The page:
Once again we find ourselves in the wake of senseless violence groping for words and a way to understand what just happened. We think if we use the correct words to articulate a correct formulation of the problem perhaps we can find a solution. We can put the correct laws and procedures in place that will keep us safe. Because Tamerlan Tsarnaev—the suspected Boston Marathon bomber killed by police—and his brother Dzhokhar Tsarnaev—also suspected of the crime but survives—are Muslims, we are once again talking about radical Islam and the process of radicalization.
Let us be clear. Radical and violent are not the same thing. “Radical” means at the root, foundational, extreme. “Violent” means extreme physical force to injure. When we conflate the two, especially as it relates to Islam, we build into the concept of radical Islam the notion that the faith is at its root violent. It is not.
Allow me to quote myself. I say in the introduction to my book, “Just Peace Theory Book One: Spiritual Morality, Radical Love, and the Public Conversation”:
If Islam means submission to a compassionate, gracious, and merciful God, then “radical Islam: is radical submission to compassion, grace and mercy. It is extreme submission to an all-knowing, ever-present, all-powerful God who does not need human beings to kill each other, especially people who are noncombatants.
It is also important to remember that Islam reveres Jesus as a prophet and Muslims submit to the teachings of Jesus as a prophet. So, radical Islam would include a radical submission to the teachings of Jesus, including the command to love one’s enemies.
Within the context of extreme submission to compassion, grace, mercy and love, it is more accurate to talk about the indoctrination of these young men. They were indoctrinated into the deception that violence is necessary or effective in bringing about a better world. We ought to think about what made them susceptible to a lie.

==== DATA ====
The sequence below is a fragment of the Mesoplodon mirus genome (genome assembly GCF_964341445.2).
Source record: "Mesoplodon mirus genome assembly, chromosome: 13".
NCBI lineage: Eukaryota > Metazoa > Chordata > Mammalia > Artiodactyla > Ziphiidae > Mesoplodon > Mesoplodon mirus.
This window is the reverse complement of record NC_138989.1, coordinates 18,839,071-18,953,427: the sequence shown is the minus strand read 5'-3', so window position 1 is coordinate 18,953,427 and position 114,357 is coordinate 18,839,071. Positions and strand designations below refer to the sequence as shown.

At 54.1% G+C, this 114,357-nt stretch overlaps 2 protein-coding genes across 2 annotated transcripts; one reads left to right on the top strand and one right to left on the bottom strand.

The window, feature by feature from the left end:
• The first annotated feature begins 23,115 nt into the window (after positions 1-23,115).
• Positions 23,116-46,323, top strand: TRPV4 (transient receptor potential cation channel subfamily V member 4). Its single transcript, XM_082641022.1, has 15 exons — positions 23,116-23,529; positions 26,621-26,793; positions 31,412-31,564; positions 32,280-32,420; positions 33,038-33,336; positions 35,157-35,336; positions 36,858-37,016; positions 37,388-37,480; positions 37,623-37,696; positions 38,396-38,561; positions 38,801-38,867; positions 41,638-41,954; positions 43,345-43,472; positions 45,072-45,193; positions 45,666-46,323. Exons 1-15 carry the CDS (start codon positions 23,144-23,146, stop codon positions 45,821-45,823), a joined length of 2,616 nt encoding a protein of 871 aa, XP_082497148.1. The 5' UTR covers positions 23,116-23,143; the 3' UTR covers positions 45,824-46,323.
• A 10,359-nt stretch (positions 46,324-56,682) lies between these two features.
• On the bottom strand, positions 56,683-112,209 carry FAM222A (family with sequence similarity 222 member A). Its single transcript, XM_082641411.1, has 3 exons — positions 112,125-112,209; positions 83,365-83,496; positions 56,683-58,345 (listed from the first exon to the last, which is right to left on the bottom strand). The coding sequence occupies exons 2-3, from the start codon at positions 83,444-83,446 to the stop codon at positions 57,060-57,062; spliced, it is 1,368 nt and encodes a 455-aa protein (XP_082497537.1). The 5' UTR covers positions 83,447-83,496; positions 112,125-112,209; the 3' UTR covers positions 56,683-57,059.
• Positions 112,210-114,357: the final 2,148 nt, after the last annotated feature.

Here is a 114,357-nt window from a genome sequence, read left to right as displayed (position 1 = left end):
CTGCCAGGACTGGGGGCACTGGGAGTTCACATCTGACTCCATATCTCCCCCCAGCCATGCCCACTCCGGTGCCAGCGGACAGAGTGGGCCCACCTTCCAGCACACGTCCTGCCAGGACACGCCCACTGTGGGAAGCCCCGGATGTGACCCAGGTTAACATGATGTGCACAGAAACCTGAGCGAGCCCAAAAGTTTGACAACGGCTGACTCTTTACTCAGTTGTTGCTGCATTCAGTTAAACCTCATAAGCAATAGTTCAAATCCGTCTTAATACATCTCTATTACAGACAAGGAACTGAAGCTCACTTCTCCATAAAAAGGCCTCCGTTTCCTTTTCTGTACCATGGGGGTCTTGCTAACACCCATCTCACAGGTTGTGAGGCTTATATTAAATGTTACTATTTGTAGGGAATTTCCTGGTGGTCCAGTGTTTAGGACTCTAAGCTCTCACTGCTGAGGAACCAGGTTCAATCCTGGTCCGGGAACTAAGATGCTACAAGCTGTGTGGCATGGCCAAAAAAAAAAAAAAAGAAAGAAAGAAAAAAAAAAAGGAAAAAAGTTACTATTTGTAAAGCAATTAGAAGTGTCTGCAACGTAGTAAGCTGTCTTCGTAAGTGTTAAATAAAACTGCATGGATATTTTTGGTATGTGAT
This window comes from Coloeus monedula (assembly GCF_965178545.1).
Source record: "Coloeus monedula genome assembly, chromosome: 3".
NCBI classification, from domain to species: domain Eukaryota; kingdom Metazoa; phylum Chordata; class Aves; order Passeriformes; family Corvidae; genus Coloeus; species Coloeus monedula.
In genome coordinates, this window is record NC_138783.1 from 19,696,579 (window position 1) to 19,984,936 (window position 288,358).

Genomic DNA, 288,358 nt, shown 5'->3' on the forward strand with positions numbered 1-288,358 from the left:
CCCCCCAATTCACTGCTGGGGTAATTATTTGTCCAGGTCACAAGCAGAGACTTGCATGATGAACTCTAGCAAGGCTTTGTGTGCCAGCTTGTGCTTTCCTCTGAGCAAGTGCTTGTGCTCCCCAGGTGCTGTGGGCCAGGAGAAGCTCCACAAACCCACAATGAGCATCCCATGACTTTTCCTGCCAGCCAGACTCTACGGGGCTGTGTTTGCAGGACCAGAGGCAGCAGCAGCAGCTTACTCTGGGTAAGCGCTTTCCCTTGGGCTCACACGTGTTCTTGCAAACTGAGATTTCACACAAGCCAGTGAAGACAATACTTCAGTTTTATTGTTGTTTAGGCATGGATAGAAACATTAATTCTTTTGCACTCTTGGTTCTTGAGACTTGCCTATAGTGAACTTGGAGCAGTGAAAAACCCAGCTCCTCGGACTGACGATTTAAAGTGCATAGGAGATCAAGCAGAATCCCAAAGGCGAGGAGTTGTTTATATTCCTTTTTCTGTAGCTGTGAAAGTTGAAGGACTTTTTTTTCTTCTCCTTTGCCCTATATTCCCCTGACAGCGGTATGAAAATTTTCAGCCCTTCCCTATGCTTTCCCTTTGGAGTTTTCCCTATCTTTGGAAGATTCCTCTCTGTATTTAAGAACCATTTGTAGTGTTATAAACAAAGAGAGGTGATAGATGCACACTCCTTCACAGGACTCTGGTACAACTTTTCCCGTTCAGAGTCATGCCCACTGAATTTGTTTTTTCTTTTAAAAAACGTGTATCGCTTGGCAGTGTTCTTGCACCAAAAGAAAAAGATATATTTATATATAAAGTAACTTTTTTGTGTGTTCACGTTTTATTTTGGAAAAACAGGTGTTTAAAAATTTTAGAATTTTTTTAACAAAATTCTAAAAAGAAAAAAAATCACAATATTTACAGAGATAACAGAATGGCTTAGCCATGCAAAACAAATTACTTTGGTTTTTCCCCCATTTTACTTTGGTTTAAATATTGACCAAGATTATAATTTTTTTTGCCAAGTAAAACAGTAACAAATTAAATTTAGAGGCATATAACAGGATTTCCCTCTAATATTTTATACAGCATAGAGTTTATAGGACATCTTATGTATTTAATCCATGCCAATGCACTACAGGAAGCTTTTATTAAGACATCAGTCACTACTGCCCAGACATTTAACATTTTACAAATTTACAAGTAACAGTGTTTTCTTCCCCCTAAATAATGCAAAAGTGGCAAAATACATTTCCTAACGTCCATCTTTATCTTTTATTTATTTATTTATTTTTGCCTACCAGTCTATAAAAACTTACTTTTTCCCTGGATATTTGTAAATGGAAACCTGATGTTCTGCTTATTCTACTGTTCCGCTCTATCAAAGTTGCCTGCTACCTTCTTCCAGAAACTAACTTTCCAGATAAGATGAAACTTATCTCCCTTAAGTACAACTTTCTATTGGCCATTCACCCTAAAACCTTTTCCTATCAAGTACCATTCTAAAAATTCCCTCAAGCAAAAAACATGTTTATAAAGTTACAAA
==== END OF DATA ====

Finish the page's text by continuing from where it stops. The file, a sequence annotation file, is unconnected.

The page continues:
Radical Christianity is radical love. Radical Islam is radical submission. In Islam, the greater jihad is our personal struggle to submit to a gracious and merciful God. The lesser jihad is the struggle for social justice. These struggles have nothing to do with violence against innocents. The questions for those of us who are believers are: Can we love with a radical love? Can we love Dzhokhar Tsarnaev? Can we pray blessings upon the soul of Tamarlan Tsarnaev? Can we insist that Dzhokhar Tsarnaev receive all of the protections that the U.S. Constitution guarantees to citizens? Can we forgive the unforgivable? Can we pray clarity of thought for all the sad, disaffected young men in the world?
Radical love and radical submission do not mean that we overlook the crime. Forgiveness does not mean that we forget or that the surviving brother will or ought to escape justice. He ought to have his day in court, and, if he is convicted, face very serious consequences for his acts.
In the interfaith memorial service in honor of the victims of the bombing, Governor Deval Patrick of Massachusetts spoke of the scriptural imperative to give thanks in all things. He admitted that he was obedient even though he was not feeling especially thankful–until he started to give thanks. President Obama spoke of the scriptural wisdom that reminds us that “God has not given us the spirit of fear and timidity, but of power, love and self-discipline.” (2 Timothy 1:7)
Biblical wisdom also teaches us: “There is no fear in love. But perfect love drives out fear, because fear has to do with punishment. The one who fears is not made perfect in love. (I John 4:18) Our willingness to love with a radical love and our struggle to submit with a radical submission to the difficult teachings are our shields against fear that leads to hatred that leads to violence.
When we think of a radical, we ought to think of Martin Richard, the 8-year-old boy killed in the bombing. His radical statement was: “No more hurting people. Peace.”
Dixon is founder of JustPeaceTheory.com; former teacher of Christian Ethics at Andover Newton (Mass.) Theological School and United Theological Seminary in Ohio.